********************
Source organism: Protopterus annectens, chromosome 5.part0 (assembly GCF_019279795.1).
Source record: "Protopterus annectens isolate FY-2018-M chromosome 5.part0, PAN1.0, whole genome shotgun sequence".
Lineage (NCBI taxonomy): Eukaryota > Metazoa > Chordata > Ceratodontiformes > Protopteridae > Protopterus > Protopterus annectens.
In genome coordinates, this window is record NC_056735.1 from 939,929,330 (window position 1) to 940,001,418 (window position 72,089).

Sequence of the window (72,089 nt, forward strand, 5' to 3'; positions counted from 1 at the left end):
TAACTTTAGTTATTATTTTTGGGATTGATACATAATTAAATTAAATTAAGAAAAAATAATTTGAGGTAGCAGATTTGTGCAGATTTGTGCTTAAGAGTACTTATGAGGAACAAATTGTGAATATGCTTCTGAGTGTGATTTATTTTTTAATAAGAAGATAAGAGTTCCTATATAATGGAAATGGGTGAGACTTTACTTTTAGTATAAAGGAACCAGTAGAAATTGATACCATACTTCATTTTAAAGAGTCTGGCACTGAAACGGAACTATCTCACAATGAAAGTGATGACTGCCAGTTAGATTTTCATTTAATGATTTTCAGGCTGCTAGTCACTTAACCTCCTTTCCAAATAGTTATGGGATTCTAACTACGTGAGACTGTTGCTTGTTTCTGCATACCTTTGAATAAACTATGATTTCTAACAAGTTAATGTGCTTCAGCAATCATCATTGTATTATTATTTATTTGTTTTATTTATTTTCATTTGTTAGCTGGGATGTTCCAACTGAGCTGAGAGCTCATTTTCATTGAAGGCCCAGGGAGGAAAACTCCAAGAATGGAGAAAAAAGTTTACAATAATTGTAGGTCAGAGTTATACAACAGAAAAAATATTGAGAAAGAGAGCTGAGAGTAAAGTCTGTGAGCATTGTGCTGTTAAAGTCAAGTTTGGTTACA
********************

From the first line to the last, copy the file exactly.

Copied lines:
Source organism: Protopterus annectens, chromosome 5.part0 (assembly GCF_019279795.1).
Source record: "Protopterus annectens isolate FY-2018-M chromosome 5.part0, PAN1.0, whole genome shotgun sequence".
Lineage (NCBI taxonomy): Eukaryota > Metazoa > Chordata > Ceratodontiformes > Protopteridae > Protopterus > Protopterus annectens.
In genome coordinates, this window is record NC_056735.1 from 939,929,330 (window position 1) to 940,001,418 (window position 72,089).

Sequence of the window (72,089 nt, forward strand, 5' to 3'; positions counted from 1 at the left end):
TAACTTTAGTTATTATTTTTGGGATTGATACATAATTAAATTAAATTAAGAAAAAATAATTTGAGGTAGCAGATTTGTGCAGATTTGTGCTTAAGAGTACTTATGAGGAACAAATTGTGAATATGCTTCTGAGTGTGATTTATTTTTTAATAAGAAGATAAGAGTTCCTATATAATGGAAATGGGTGAGACTTTACTTTTAGTATAAAGGAACCAGTAGAAATTGATACCATACTTCATTTTAAAGAGTCTGGCACTGAAACGGAACTATCTCACAATGAAAGTGATGACTGCCAGTTAGATTTTCATTTAATGATTTTCAGGCTGCTAGTCACTTAACCTCCTTTCCAAATAGTTATGGGATTCTAACTACGTGAGACTGTTGCTTGTTTCTGCATACCTTTGAATAAACTATGATTTCTAACAAGTTAATGTGCTTCAGCAATCATCATTGTATTATTATTTATTTGTTTTATTTATTTTCATTTGTTAGCTGGGATGTTCCAACTGAGCTGAGAGCTCATTTTCATTGAAGGCCCAGGGAGGAAAACTCCAAGAATGGAGAAAAAAGTTTACAATAATTGTAGGTCAGAGTTATACAACAGAAAAAATATTGAGAAAGAGAGCTGAGAGTAAAGTCTGTGAGCATTGTGCTGTTAAAGTCAAGTTTGGTTACA